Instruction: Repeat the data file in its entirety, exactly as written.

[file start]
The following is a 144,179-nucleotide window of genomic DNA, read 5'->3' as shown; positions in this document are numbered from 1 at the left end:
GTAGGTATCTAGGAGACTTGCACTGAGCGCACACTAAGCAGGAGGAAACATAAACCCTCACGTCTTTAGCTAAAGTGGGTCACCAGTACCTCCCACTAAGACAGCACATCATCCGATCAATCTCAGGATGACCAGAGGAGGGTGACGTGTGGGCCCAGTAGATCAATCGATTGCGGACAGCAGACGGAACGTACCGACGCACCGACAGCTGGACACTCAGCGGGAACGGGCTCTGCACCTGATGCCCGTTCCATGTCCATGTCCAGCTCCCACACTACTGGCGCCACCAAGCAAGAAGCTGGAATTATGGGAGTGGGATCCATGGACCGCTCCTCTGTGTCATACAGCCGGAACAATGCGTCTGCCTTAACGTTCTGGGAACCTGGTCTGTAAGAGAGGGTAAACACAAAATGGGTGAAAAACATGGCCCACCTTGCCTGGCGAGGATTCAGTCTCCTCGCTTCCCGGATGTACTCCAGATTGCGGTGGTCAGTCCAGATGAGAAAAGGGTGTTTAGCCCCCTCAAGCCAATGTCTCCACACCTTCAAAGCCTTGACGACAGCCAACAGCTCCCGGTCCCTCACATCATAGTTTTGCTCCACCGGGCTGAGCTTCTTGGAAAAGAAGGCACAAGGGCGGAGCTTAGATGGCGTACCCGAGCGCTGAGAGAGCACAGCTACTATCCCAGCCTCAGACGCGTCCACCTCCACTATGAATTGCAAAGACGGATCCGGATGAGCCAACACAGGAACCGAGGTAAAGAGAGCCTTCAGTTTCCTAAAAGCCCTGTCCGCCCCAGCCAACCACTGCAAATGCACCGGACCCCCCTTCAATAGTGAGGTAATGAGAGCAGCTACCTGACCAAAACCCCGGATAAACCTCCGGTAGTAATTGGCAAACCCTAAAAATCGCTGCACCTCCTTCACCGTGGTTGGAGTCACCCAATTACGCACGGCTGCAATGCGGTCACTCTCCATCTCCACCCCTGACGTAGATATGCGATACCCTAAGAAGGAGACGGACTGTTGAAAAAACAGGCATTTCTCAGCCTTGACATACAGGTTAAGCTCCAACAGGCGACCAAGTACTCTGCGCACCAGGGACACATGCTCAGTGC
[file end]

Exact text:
The following is a 144,179-nucleotide window of genomic DNA, read 5'->3' as shown; positions in this document are numbered from 1 at the left end:
GTAGGTATCTAGGAGACTTGCACTGAGCGCACACTAAGCAGGAGGAAACATAAACCCTCACGTCTTTAGCTAAAGTGGGTCACCAGTACCTCCCACTAAGACAGCACATCATCCGATCAATCTCAGGATGACCAGAGGAGGGTGACGTGTGGGCCCAGTAGATCAATCGATTGCGGACAGCAGACGGAACGTACCGACGCACCGACAGCTGGACACTCAGCGGGAACGGGCTCTGCACCTGATGCCCGTTCCATGTCCATGTCCAGCTCCCACACTACTGGCGCCACCAAGCAAGAAGCTGGAATTATGGGAGTGGGATCCATGGACCGCTCCTCTGTGTCATACAGCCGGAACAATGCGTCTGCCTTAACGTTCTGGGAACCTGGTCTGTAAGAGAGGGTAAACACAAAATGGGTGAAAAACATGGCCCACCTTGCCTGGCGAGGATTCAGTCTCCTCGCTTCCCGGATGTACTCCAGATTGCGGTGGTCAGTCCAGATGAGAAAAGGGTGTTTAGCCCCCTCAAGCCAATGTCTCCACACCTTCAAAGCCTTGACGACAGCCAACAGCTCCCGGTCCCTCACATCATAGTTTTGCTCCACCGGGCTGAGCTTCTTGGAAAAGAAGGCACAAGGGCGGAGCTTAGATGGCGTACCCGAGCGCTGAGAGAGCACAGCTACTATCCCAGCCTCAGACGCGTCCACCTCCACTATGAATTGCAAAGACGGATCCGGATGAGCCAACACAGGAACCGAGGTAAAGAGAGCCTTCAGTTTCCTAAAAGCCCTGTCCGCCCCAGCCAACCACTGCAAATGCACCGGACCCCCCTTCAATAGTGAGGTAATGAGAGCAGCTACCTGACCAAAACCCCGGATAAACCTCCGGTAGTAATTGGCAAACCCTAAAAATCGCTGCACCTCCTTCACCGTGGTTGGAGTCACCCAATTACGCACGGCTGCAATGCGGTCACTCTCCATCTCCACCCCTGACGTAGATATGCGATACCCTAAGAAGGAGACGGACTGTTGAAAAAACAGGCATTTCTCAGCCTTGACATACAGGTTAAGCTCCAACAGGCGACCAAGTACTCTGCGCACCAGGGACACATGCTCAGTGC